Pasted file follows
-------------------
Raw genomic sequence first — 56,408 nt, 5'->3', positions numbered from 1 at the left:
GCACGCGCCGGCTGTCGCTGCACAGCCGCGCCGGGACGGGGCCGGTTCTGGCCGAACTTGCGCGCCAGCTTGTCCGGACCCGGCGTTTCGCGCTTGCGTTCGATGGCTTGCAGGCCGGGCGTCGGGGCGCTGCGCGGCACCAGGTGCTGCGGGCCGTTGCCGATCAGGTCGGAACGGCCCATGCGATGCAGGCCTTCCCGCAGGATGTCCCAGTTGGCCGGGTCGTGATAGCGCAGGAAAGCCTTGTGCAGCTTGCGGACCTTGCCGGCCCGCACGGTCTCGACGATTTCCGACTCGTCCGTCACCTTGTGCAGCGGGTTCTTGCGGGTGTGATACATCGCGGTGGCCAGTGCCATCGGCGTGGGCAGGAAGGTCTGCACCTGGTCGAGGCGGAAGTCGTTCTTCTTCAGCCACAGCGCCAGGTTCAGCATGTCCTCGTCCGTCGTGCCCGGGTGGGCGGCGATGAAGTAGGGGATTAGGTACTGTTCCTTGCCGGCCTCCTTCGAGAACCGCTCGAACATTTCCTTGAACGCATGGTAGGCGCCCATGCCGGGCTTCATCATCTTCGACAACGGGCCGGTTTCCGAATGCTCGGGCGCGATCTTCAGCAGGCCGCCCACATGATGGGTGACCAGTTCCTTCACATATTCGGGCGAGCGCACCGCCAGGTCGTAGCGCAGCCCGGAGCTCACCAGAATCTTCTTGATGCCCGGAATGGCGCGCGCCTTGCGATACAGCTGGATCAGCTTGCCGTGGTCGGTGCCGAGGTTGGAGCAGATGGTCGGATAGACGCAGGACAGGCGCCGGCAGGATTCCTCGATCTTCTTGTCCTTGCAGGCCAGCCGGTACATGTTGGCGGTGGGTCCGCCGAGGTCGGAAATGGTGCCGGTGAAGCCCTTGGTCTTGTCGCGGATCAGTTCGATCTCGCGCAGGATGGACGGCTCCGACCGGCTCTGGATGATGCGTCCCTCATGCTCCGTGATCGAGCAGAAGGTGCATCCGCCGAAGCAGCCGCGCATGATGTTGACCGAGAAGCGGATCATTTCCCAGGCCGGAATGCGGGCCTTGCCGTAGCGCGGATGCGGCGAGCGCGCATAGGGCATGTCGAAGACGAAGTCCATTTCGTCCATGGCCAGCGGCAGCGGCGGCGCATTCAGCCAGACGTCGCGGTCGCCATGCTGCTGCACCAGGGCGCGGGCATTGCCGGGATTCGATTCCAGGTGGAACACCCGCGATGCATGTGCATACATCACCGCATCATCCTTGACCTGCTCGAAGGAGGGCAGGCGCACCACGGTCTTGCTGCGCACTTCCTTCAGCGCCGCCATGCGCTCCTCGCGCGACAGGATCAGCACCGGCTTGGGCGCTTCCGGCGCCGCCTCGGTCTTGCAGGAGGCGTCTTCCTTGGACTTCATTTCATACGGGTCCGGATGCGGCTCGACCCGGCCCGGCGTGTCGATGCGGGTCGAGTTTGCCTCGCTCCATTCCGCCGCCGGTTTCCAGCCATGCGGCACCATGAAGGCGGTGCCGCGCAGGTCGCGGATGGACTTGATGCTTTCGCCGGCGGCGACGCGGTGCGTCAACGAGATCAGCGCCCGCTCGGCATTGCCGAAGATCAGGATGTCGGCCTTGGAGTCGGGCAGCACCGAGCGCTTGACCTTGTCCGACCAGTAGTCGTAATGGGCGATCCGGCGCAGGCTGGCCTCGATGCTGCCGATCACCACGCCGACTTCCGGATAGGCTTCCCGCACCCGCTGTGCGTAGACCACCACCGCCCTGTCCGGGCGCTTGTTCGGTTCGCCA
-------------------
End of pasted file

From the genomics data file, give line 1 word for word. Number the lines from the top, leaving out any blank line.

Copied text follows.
Raw genomic sequence first — 56,408 nt, 5'->3', positions numbered from 1 at the left: